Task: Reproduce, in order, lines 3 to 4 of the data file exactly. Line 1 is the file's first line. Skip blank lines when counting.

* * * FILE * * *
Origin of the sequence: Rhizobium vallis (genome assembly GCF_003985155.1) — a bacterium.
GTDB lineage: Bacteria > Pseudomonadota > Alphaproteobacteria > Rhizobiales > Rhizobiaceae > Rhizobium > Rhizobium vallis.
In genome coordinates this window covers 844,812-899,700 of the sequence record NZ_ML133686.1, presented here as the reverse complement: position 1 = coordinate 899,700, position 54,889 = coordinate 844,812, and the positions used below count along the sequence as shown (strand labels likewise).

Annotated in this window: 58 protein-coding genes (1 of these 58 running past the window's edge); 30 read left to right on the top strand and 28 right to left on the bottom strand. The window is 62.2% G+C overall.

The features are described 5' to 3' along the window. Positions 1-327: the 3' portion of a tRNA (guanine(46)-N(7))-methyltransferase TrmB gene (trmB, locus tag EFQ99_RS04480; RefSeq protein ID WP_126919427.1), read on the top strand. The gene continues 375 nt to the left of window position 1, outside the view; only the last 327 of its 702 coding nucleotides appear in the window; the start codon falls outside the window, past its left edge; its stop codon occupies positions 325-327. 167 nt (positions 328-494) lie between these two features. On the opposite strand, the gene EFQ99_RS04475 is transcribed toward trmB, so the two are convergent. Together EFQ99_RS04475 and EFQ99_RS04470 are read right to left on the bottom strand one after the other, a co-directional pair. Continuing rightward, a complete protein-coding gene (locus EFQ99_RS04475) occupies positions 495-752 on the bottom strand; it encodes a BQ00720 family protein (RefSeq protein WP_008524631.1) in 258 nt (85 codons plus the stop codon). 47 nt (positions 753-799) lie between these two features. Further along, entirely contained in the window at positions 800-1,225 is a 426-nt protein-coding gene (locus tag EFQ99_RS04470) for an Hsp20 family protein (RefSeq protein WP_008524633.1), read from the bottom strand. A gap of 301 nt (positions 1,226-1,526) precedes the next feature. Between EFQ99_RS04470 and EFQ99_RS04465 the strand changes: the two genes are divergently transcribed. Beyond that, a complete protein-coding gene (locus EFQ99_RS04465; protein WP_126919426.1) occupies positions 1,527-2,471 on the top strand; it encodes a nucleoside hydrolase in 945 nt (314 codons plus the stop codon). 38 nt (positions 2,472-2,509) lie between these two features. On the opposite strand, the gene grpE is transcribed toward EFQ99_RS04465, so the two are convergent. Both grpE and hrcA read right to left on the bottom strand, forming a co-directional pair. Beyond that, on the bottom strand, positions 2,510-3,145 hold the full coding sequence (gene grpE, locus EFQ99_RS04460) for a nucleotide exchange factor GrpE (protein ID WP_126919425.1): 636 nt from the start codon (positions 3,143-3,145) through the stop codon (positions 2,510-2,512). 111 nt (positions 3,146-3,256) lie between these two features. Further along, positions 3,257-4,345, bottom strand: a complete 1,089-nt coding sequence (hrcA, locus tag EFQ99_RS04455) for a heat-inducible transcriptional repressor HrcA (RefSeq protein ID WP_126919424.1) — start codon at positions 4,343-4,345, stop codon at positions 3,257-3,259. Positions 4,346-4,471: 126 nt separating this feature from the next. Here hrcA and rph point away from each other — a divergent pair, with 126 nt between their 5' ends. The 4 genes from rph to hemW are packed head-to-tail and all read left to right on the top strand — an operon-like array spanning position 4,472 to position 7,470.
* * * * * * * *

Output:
In genome coordinates this window covers 844,812-899,700 of the sequence record NZ_ML133686.1, presented here as the reverse complement: position 1 = coordinate 899,700, position 54,889 = coordinate 844,812, and the positions used below count along the sequence as shown (strand labels likewise).

Annotated in this window: 58 protein-coding genes (1 of these 58 running past the window's edge); 30 read left to right on the top strand and 28 right to left on the bottom strand. The window is 62.2% G+C overall.